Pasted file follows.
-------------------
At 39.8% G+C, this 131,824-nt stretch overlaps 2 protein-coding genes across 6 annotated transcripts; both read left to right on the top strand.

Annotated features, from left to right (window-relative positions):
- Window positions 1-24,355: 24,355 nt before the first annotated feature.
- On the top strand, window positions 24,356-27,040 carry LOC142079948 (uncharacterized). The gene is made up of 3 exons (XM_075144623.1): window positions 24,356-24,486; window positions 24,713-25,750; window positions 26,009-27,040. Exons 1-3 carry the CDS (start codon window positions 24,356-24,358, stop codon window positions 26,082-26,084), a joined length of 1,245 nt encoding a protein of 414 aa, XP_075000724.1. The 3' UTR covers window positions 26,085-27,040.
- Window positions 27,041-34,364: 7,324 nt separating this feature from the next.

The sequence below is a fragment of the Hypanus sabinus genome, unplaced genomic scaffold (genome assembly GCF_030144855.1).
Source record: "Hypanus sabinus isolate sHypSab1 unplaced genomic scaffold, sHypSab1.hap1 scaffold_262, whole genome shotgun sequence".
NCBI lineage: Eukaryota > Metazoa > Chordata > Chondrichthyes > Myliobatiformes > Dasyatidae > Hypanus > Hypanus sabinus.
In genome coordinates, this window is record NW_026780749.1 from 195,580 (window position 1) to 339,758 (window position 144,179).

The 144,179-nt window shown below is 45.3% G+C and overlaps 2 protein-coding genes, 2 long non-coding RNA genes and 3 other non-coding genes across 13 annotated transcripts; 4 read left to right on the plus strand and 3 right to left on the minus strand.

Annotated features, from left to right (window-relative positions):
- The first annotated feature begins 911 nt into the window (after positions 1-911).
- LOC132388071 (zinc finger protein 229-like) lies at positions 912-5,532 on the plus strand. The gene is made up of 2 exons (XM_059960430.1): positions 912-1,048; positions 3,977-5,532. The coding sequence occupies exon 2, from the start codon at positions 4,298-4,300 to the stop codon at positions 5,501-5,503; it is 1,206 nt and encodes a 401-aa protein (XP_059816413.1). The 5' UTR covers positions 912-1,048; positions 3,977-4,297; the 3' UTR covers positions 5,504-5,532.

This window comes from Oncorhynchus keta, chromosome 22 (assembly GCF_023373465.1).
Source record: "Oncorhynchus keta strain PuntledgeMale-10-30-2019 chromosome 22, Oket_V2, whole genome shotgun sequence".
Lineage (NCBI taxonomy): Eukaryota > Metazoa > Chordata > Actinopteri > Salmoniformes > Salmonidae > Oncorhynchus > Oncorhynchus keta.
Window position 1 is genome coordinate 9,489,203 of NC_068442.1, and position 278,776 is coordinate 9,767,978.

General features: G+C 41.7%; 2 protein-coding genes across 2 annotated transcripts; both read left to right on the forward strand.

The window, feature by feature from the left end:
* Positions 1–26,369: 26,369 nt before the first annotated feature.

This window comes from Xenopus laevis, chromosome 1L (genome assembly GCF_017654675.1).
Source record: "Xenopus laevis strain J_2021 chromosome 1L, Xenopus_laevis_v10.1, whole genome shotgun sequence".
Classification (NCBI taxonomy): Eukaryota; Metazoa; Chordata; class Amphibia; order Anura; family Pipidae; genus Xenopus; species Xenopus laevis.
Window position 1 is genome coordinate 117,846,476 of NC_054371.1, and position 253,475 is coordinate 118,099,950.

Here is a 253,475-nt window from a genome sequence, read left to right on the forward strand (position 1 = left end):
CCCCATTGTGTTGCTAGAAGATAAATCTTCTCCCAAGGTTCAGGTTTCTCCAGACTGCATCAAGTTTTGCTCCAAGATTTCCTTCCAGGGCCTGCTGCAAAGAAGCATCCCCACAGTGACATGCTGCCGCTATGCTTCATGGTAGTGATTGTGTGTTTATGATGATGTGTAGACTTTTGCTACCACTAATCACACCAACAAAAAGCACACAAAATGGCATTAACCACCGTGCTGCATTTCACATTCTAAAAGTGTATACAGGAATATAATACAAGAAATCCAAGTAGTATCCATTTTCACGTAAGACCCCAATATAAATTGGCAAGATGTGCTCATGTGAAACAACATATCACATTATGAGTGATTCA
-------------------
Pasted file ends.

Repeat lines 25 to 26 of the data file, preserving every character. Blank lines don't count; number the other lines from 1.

Here is a 253,475-nt window from a genome sequence, read left to right on the forward strand (position 1 = left end):
CCCCATTGTGTTGCTAGAAGATAAATCTTCTCCCAAGGTTCAGGTTTCTCCAGACTGCATCAAGTTTTGCTCCAAGATTTCCTTCCAGGGCCTGCTGCAAAGAAGCATCCCCACAGTGACATGCTGCCGCTATGCTTCATGGTAGTGATTGTGTGTTTATGATGATGTGTAGACTTTTGCTACCACTAATCACACCAACAAAAAGCACACAAAATGGCATTAACCACCGTGCTGCATTTCACATTCTAAAAGTGTATACAGGAATATAATACAAGAAATCCAAGTAGTATCCATTTTCACGTAAGACCCCAATATAAATTGGCAAGATGTGCTCATGTGAAACAACATATCACATTATGAGTGATTCA